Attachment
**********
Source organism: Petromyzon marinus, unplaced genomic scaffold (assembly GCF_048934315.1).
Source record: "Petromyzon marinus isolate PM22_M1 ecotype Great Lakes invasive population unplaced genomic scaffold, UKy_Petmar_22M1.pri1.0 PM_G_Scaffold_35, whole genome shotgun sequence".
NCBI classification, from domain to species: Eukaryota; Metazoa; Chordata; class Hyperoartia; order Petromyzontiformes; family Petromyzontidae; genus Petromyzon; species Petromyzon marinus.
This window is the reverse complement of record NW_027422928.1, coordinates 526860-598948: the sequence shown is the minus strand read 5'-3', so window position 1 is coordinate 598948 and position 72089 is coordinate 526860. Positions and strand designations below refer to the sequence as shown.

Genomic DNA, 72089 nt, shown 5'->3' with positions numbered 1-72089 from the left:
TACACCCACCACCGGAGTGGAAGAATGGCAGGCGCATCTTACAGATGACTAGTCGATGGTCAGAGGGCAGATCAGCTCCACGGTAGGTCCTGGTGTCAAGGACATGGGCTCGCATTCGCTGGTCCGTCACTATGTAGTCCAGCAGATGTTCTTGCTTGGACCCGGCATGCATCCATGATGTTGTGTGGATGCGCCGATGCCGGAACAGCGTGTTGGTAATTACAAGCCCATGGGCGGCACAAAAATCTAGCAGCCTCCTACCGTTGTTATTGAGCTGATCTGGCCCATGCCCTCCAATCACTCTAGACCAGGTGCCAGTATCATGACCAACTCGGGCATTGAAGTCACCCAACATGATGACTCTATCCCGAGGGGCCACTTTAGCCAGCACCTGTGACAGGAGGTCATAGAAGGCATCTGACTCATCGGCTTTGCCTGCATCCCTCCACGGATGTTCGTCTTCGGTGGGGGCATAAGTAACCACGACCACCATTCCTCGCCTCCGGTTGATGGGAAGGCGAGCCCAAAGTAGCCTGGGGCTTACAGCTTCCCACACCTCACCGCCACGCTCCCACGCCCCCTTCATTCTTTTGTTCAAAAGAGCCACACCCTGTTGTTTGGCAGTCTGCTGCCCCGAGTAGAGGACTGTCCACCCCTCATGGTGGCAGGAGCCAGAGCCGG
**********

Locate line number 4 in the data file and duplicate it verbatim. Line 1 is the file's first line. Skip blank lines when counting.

This window is the reverse complement of record NW_027422928.1, coordinates 526860-598948: the sequence shown is the minus strand read 5'-3', so window position 1 is coordinate 598948 and position 72089 is coordinate 526860. Positions and strand designations below refer to the sequence as shown.